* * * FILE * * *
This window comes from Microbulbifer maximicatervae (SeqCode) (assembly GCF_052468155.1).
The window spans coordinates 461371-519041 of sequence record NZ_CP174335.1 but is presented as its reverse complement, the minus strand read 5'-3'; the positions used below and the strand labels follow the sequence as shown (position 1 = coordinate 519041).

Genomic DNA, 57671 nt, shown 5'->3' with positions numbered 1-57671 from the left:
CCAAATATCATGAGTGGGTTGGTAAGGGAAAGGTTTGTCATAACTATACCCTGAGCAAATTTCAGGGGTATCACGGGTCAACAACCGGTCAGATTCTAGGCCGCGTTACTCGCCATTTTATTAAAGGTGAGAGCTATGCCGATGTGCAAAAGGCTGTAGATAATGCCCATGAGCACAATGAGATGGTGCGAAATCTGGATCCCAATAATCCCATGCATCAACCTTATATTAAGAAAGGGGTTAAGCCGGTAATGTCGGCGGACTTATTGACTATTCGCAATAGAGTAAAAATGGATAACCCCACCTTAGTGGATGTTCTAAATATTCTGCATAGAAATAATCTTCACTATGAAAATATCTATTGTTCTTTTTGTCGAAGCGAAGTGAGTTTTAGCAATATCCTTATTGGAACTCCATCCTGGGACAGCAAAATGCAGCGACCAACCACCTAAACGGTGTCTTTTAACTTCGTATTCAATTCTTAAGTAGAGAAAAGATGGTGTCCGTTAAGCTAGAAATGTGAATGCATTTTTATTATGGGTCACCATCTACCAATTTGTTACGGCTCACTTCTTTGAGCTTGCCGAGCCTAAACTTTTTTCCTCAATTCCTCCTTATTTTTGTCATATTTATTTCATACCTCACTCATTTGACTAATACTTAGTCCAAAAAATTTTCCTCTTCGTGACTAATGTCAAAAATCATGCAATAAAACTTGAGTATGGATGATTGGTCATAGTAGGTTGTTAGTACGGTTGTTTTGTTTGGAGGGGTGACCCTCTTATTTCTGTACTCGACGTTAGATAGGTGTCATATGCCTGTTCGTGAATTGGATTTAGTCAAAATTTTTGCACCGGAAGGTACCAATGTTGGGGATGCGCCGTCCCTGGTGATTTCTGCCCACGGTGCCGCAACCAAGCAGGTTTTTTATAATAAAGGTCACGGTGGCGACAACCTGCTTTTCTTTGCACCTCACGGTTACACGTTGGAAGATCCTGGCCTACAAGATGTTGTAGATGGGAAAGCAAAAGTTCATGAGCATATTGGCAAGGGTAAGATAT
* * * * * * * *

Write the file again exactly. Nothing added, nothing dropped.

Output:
This window comes from Microbulbifer maximicatervae (SeqCode) (assembly GCF_052468155.1).
The window spans coordinates 461371-519041 of sequence record NZ_CP174335.1 but is presented as its reverse complement, the minus strand read 5'-3'; the positions used below and the strand labels follow the sequence as shown (position 1 = coordinate 519041).

Genomic DNA, 57671 nt, shown 5'->3' with positions numbered 1-57671 from the left:
CCAAATATCATGAGTGGGTTGGTAAGGGAAAGGTTTGTCATAACTATACCCTGAGCAAATTTCAGGGGTATCACGGGTCAACAACCGGTCAGATTCTAGGCCGCGTTACTCGCCATTTTATTAAAGGTGAGAGCTATGCCGATGTGCAAAAGGCTGTAGATAATGCCCATGAGCACAATGAGATGGTGCGAAATCTGGATCCCAATAATCCCATGCATCAACCTTATATTAAGAAAGGGGTTAAGCCGGTAATGTCGGCGGACTTATTGACTATTCGCAATAGAGTAAAAATGGATAACCCCACCTTAGTGGATGTTCTAAATATTCTGCATAGAAATAATCTTCACTATGAAAATATCTATTGTTCTTTTTGTCGAAGCGAAGTGAGTTTTAGCAATATCCTTATTGGAACTCCATCCTGGGACAGCAAAATGCAGCGACCAACCACCTAAACGGTGTCTTTTAACTTCGTATTCAATTCTTAAGTAGAGAAAAGATGGTGTCCGTTAAGCTAGAAATGTGAATGCATTTTTATTATGGGTCACCATCTACCAATTTGTTACGGCTCACTTCTTTGAGCTTGCCGAGCCTAAACTTTTTTCCTCAATTCCTCCTTATTTTTGTCATATTTATTTCATACCTCACTCATTTGACTAATACTTAGTCCAAAAAATTTTCCTCTTCGTGACTAATGTCAAAAATCATGCAATAAAACTTGAGTATGGATGATTGGTCATAGTAGGTTGTTAGTACGGTTGTTTTGTTTGGAGGGGTGACCCTCTTATTTCTGTACTCGACGTTAGATAGGTGTCATATGCCTGTTCGTGAATTGGATTTAGTCAAAATTTTTGCACCGGAAGGTACCAATGTTGGGGATGCGCCGTCCCTGGTGATTTCTGCCCACGGTGCCGCAACCAAGCAGGTTTTTTATAATAAAGGTCACGGTGGCGACAACCTGCTTTTCTTTGCACCTCACGGTTACACGTTGGAAGATCCTGGCCTACAAGATGTTGTAGATGGGAAAGCAAAAGTTCATGAGCATATTGGCAAGGGTAAGATAT